Report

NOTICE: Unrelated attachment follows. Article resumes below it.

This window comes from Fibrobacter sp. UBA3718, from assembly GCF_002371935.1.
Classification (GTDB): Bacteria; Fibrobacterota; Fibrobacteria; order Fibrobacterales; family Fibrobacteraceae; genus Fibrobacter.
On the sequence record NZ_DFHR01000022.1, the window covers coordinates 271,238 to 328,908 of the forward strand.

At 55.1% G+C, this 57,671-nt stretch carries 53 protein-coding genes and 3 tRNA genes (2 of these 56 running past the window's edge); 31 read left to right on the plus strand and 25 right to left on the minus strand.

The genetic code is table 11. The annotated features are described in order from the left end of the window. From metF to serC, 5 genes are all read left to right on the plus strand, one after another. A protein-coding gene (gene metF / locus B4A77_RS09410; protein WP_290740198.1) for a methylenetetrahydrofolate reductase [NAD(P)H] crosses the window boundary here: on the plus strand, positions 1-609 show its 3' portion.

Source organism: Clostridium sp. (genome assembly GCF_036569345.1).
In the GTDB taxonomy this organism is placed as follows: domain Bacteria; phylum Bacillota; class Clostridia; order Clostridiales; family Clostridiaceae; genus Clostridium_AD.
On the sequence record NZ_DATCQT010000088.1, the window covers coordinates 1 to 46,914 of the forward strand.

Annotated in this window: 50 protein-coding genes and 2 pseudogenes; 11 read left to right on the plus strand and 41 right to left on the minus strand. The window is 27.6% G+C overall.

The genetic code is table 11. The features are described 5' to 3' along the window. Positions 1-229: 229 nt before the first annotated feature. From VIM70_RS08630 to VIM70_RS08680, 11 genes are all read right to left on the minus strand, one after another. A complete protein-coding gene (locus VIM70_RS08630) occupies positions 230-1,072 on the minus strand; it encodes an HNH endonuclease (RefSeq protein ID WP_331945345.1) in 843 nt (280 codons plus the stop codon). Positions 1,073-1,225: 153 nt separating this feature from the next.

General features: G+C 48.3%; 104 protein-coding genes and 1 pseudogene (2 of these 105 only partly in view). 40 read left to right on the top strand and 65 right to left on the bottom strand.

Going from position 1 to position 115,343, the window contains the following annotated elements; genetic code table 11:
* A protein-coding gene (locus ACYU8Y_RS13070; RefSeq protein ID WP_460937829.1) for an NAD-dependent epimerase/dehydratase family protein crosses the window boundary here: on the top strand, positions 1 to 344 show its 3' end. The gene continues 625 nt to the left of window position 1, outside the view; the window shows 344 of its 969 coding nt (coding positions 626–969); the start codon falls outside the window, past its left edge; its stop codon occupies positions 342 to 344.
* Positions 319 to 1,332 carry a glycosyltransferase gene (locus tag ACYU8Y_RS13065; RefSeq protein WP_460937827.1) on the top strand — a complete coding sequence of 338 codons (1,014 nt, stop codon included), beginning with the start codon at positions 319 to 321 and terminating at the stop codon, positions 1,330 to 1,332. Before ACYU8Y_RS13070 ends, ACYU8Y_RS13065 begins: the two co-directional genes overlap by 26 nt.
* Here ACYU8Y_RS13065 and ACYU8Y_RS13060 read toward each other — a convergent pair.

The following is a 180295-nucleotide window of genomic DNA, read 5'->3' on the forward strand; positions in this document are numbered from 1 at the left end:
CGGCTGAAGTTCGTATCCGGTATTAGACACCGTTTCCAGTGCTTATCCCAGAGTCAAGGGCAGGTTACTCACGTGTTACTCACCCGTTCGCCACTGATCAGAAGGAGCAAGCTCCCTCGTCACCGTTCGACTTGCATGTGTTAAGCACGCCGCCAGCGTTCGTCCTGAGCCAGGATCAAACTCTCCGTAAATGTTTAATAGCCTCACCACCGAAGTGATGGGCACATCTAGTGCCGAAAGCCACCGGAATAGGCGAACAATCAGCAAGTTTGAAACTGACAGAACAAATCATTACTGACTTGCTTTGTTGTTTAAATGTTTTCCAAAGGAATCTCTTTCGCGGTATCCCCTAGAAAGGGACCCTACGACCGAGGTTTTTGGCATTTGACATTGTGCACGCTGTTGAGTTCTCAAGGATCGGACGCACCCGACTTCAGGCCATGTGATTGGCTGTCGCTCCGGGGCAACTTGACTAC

Fourier Transform Insights and Techniques Synthesis Imaging School -- Narrabri, Sept. 2014 John Dickey University of Tasmania Including slides from Bob Watson Outline 1. • • • One dimensional functions Fourier Series equations and examples Fourier Transform examples and principles Deconvolution and aliasing 2. Two dimensional functions • deconvolution • Combining single-dish and interferometer data Reference: The Fourier Transform and its Applications, R.N. Bracewell (John Wiley) Statement of Fourier’s Theorem Suitable periodic functions, with a period of 2p, may be represented as f(q ) = ¥ 1 2 a 0 + å (an cos nq + bn sin nq ) n=1 (called a Fourier series) Here a0 = an = bn = 1 p 1 p 1 p q 0 +2 p òq 0 q 0 +2 p òq f (q ) cos(nq ) dq 0 q 0 +2 p òq f (q ) dq f (q ) sin(nq ) dq 0 The word “suitable” covers most functions you meet in physics Complex form of Fourier’s Theorem Suitable periodic functions, with a period of 2p, may be represented as where j = √-1 and Cn = 1 2p ò q0 +2 p q0 f (q ) e - jnq dq Triangular wave h -p ( p ) q sin q sin 3 q f (q ) = 8h 2 ( 2 2 p 1 3 sin 5q sin 7q ... + ...) 2 2 5 7 Triangular wave First 3 series terms: Waves: 5 Triangular wave Sum of first 2 terms: Waves: 5 Triangular wave Sum of first 3 terms: Waves: 5 Triangular wave Sum of first 5 terms: Waves: 5 Triangular wave Sum of first 10 terms: Waves: 5 Triangular wave All partial series sums up to 20 terms: 20 15 10 5 Half-wave rectifier h -p p q p 2 f (q ) = h ( 1 + sinq cos2q p 2 1.3 2 2 ... cos4q cos6q ...) 3.5 5.7 ( ) Half-wave rectifier First 3 series terms: Waves: 5 Half-wave rectifier Sum of first 2 terms: Waves: 5 Half-wave rectifier Sum of first 3 terms: Waves: 5 Half-wave rectifier Sum of first 5 terms: Waves: 5 Half-wave rectifier Sum of first 10 terms: Waves: 5 Even square wave h -p ( ) p q 1 4h f (q ) = (cosq - 3 cos3q p 1 1 ... + 5 cos5q - 7 cos7q ...) Even square wave First 3 series terms: Waves: 5 Even square wave Sum of first 2 terms: Waves: 5 Even square wave Sum of first 3 terms: Waves: 5 Even square wave Sum of first 5 terms: Waves: 5 Even square wave Sum of first 10 terms: Gibbs’ phenomenon Waves: 5 The Fourier Series Spectrum: Even square wave h -p q p a1 = 4h/p an a1/5 -a1/3 1 2 3 4 n 5 Example: Odd square wave h q -p p b1 = 4h/p b1/3 bn b1/5 n 1 2 3 4 5 Spectra for complex transform coefficients f (q ) = +¥ åC e jnq n n=-¥ Cn = 1 2p ò q0 +2 p q0 f (q ) e - jnq dq -5w1 -3w1 -w1 w1 3w1 5w1 w Waves: 5 Temporally periodic case If we have a function f(t) , with temporal period T , which we wish to express as a Fourier series, then change our f(q) series using So the Fourier series for f(t) = where Waves: 5 T is the fundamental period of f(t) and w1 = 2p/T is the fundamental angular frequency Using w1: f(t) = where Waves: 5 The corresponding complex form of f(t) in terms of w1 is where Taking T in the complex form f (t ) = +¥ åC e n jnw1t n=-¥ = å( ò +¥ 1 T n=-¥ and substitute +T /2 -T /2 f (t ) e - jnw1t ì w = nw1 ï í dw 2 = ïî p T ) dt e jnw1t Hence f (t ) = As T å( ò +¥ dw 2p w =-¥ f (t ) = 1 2p ò +T /2 -T /2 +¥ -¥ f (t ) e - jwt F (w ) e jw t where F (w ) = ò +¥ -¥ f (t ) e - jw t ) dt e dt dw jwt F(w) gives the continuous spectrum of real and imaginary parts (or amplitude and phase) that must be present to faithfully represent f(t) over an infinite interval. -5w1 -3w1 -w1 w1 3w1 5w1 w Waves: 5 Fourier transform visualization w Waves: 5 FOURIER TRANSFORM DERIVATIONS Example 1: The rectangular or “slit” function f(t) h -(1/2) t t +(1/2) t Derivation: Thus F(w) has the form Thus F(w) has the form F(w) w -2p +2p -p +p -4p/t +4p/t -2p/t +2p/t Waves: 2 Example 2: Dirac delta-function f(t) h t ( By definition h-1 ) Derivation: Take the rectangular pulse of Example 1 and let t= h-1 Since first zero is at Then F(w) = 1 (constant for all w). Note: 1. F(w) is again real and even, as expected for an even f(t) F(w) 1 w Example 3: The Gauss function f(t) h s t h e-1/2 Derivation: F (w ) = ò +¥ -¥ ( he - 12 (t s ) 2 ) e - jwt dt Convert this to the form e- s2 by the change of variables ì s = ( t s + jws ) 2 ï ï 2 2 2ù é í s = ë( t s ) + 2 jw t - (ws ) û 2 ï ï î d s = dt 2s Hence and since we have i.e. If f(t) is Gaussian with [h , s] then F(w) is Gaussian with [h(2p)1/2s, s -1] PROPERTIES OF FOURIER TRANSFORMS Fourier transforms are sometimes of use in physics due to their direct physical interpretation (see later), but often their usefulness is more indirect In particular, a great usefulness comes from their help in solving awkward differential equations Here we list several general transform properties of benefit in this and other contexts (Note that these properties are listed here without proofs. Most proofs follow from the defining equations) 1. Linearity If then 2. Scale change If then Thus compressing a time function expands its spectrum in frequency and vice-versa This expresses the idea of “Time Bandwidth” invariance and is demonstrating in a general way the Bandwidth Theorem (i.e DwDt ~ 2p ) 3. Delay and modulation If then Thus : ... delaying a time function f(t) simply adds a linear phase (-wt0) to the original F(w) phase ... modulating f(t) by ejw0t shifts the spectrum by w0 Similarly, if one modulates by the real function cos(wot) we have Thus this real modulation gives a spectrum which is the average of two copies of the original form, one shifted by +w0 and the other by -w0 i.e. if f(t) transforms to w then [ cos(wot) f(t) ] transforms to -w0 +w0 w 4. Differentiation and integration If then Thus taking the transform reduces differentiation and integration to the simpler operations of multiplication or division by jw in the frequency domain. Then finding the inverse transform gives the final result in the time domain This is analogous to the taking of logarithms to reduce “ and ” to the simpler operations of “ + and - ”. In that case finding the anti-log gave the final result 5. Multiplication and convolution If then Thus : ... a product of functions has a transform that is the convolution of the individual transforms ... conversely if you convolve functions you multiply their individual transforms The delta function is the indentity operation for convolution: Next: A nicely illustrated example from an old paper by Brault and White (1971 Astron. & Astrophys. 13, 169). • • • • sampling theorem aliasing apodizing deconvolution A continuous data function and its Fourier Transform. Sampling (digitizing) the continuous function at different intervals. After removing the mean, multiply by an apodizing or masking function to eliminate the discontinuity between the two ends. Two Dimensional Fourier Transforms For a function of two dimensions, the Fourier Transform is done by transforming in each dimension separately. Example : Ponte Vecchio in Florence… real imag Example : Ponte Vecchio in Florence… data compressed by 4 : real imag Example : Ponte Vecchio in Florence… (raw image 512x512) saving 16 x16 pixels in the centre of transform saving 32 x 32 saving 64 x 64 saving 128 x128 Convolving the image with a Gaussian: Convolving the image with a Gaussian: Deconvolution with noise floors: How can we get from here back to here? Most of the rest of the workshop will describe how to optimize the image making process. Parkes Compact Array Combined data see McClure-Griffiths et al. 2000 and Stanimirovic 1999 Aperture or uv plane Image or lm plane Aperture synthesis mapping Single dish mapping Conclusions: • • • • To understand aperture synthesis and interferometry in general review your Fourier transforms. Understanding the telescope and how it samples the sky requires visualization of the uv plane sampling function. Improving images by “deconvolution” of unsampled parts of the uv plane requires interpolation using some assumptions. Writing new algorithms often involves clever ways of using Fourier transforms. The Fourier Transform is the Radio Astronomer’s best friend.